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Gallbladder surgery (Laparoscopic Cholecystectomy) is usually undertaken to remove a gallbladder containing gallstones.

Gallstones can cause symptoms of pain in the upper abdomen, usually towards the right side and often radiates around to the back. This pain can come on suddenly and last for a period of hours before slowly resolving. This is known as biliary colic, implying a pain that waxes and wanes. It is usually exacerbated by fatty meals.

If the gallbladder becomes inflamed (Acute Cholecystitis), there is persistent pain accompanied by fever, feeling unwell, and worsening symptoms.

Usually this will require hospitalisation and treatment with antibiotics or acute surgery.

If left untreated, the presence of gallstones can sometimes lead to Choledocholithiasis (blockage of the common bile duct, resulting in jaundice), Cholangitis (infection of the bile, requiring emergency treatment) and Pancreatitis (blockage of the pancreatic duct causing inflammation of the pancreas, requiring hospitalisation).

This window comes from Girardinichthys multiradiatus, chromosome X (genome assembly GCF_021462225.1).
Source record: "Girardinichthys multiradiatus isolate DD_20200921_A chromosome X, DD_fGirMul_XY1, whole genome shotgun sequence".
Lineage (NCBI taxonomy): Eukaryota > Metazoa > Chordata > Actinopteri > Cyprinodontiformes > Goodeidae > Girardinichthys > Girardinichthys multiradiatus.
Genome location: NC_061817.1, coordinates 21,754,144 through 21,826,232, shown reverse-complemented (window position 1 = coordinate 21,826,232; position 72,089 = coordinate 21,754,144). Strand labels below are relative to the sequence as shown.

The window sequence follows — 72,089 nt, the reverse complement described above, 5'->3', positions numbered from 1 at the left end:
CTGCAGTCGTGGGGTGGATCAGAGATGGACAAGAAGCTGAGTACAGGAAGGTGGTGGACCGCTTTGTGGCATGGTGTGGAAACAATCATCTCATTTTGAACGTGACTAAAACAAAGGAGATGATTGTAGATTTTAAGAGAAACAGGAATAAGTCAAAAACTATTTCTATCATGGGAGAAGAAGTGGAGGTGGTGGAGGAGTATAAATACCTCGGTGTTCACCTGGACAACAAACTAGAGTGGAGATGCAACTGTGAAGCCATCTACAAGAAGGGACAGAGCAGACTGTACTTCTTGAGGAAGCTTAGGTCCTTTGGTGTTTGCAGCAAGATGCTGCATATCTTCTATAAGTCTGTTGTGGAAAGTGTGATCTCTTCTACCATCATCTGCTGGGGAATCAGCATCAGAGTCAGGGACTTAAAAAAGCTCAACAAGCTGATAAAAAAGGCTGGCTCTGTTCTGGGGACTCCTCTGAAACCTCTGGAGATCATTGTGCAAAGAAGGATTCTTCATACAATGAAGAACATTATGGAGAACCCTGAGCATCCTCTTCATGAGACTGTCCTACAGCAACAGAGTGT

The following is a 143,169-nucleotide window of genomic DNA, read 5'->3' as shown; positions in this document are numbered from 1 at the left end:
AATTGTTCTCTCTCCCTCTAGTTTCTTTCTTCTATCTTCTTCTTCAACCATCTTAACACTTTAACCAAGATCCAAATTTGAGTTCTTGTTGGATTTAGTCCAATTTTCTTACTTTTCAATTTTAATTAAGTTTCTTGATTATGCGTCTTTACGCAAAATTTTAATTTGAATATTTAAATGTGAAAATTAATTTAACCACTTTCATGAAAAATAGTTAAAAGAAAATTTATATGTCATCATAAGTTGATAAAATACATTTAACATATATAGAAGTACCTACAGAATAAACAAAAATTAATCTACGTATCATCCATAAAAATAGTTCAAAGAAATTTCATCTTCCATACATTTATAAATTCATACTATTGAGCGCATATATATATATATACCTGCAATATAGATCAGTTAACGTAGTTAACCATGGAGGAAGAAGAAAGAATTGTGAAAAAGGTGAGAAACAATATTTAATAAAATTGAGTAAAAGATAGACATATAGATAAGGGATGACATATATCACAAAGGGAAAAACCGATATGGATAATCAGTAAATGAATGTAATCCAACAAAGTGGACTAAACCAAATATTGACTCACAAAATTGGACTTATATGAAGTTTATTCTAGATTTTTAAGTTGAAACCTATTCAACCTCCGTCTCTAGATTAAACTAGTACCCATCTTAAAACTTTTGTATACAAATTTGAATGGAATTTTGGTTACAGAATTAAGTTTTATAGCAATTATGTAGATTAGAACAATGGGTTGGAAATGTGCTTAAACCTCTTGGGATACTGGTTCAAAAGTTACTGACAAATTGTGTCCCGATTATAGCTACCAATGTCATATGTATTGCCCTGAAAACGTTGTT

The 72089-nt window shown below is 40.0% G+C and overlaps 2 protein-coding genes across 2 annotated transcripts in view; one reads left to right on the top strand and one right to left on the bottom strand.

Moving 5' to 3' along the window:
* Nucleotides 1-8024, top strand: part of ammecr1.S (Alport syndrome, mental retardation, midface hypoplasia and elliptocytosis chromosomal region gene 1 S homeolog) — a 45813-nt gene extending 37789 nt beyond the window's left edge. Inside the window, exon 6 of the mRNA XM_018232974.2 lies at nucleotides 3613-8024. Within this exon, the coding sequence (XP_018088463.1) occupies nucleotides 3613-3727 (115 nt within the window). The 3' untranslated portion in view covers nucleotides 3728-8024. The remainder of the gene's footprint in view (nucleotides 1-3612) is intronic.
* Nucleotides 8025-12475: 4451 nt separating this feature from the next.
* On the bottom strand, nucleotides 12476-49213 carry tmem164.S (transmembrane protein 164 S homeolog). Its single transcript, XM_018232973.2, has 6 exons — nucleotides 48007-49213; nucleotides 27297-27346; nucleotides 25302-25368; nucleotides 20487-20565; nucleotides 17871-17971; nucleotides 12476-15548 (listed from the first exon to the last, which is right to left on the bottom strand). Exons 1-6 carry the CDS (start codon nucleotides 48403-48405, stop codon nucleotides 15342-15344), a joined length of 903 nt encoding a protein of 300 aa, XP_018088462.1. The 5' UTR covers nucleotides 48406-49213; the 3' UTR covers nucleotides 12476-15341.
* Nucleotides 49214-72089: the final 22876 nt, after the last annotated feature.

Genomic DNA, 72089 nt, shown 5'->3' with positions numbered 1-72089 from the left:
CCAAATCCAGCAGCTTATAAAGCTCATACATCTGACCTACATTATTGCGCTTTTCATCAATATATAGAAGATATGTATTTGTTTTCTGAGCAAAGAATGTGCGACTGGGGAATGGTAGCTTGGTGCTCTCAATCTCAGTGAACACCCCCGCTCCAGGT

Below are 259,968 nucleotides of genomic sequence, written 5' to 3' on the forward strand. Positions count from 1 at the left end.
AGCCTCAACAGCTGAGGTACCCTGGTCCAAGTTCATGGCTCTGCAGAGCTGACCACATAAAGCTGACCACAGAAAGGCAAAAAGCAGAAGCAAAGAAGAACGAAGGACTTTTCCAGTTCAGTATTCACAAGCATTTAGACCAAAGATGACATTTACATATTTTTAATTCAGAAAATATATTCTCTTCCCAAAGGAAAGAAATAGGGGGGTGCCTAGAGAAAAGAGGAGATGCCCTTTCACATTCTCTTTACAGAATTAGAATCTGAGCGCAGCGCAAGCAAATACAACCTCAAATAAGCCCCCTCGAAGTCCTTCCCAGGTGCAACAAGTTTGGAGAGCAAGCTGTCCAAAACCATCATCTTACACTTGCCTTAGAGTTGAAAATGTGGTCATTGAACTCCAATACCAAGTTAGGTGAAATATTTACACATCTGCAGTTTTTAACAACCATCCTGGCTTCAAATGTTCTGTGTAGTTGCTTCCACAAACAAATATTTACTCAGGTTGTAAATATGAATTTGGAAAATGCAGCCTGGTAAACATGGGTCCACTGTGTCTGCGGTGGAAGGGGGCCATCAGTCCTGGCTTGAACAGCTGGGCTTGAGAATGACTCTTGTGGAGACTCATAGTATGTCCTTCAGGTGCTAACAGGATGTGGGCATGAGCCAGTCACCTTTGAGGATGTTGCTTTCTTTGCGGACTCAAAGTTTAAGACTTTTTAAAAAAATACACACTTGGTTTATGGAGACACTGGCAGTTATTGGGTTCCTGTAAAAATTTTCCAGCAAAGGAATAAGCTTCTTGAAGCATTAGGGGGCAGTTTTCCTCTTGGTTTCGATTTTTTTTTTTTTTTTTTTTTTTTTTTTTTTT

The surgery to remove a gallbladder (Laparoscopic Cholecystectomy) is performed under general anaesthetic and involves an overnight stay. After surgery, you are encouraged to mobilise and can eat normal meals. Waterproof dressings are applied to the wounds (usually 4 small cuts) and there are no sutures to remove (the sutures are dissolvable).

You will be discharged on standard pain-killers and encouraged to mobilise as tolerated. Some patients may find a slight change in their bowel motions (becoming more loose) in the first few days after surgery. This settles quickly and you can gradually return to eating a normal healthy diet. You are advised to take it easy for the first 1-2 weeks and can potentially return to light work duties after that period. If your job is physically demanding, it may take up to 4 weeks to return to a normal level of activity.

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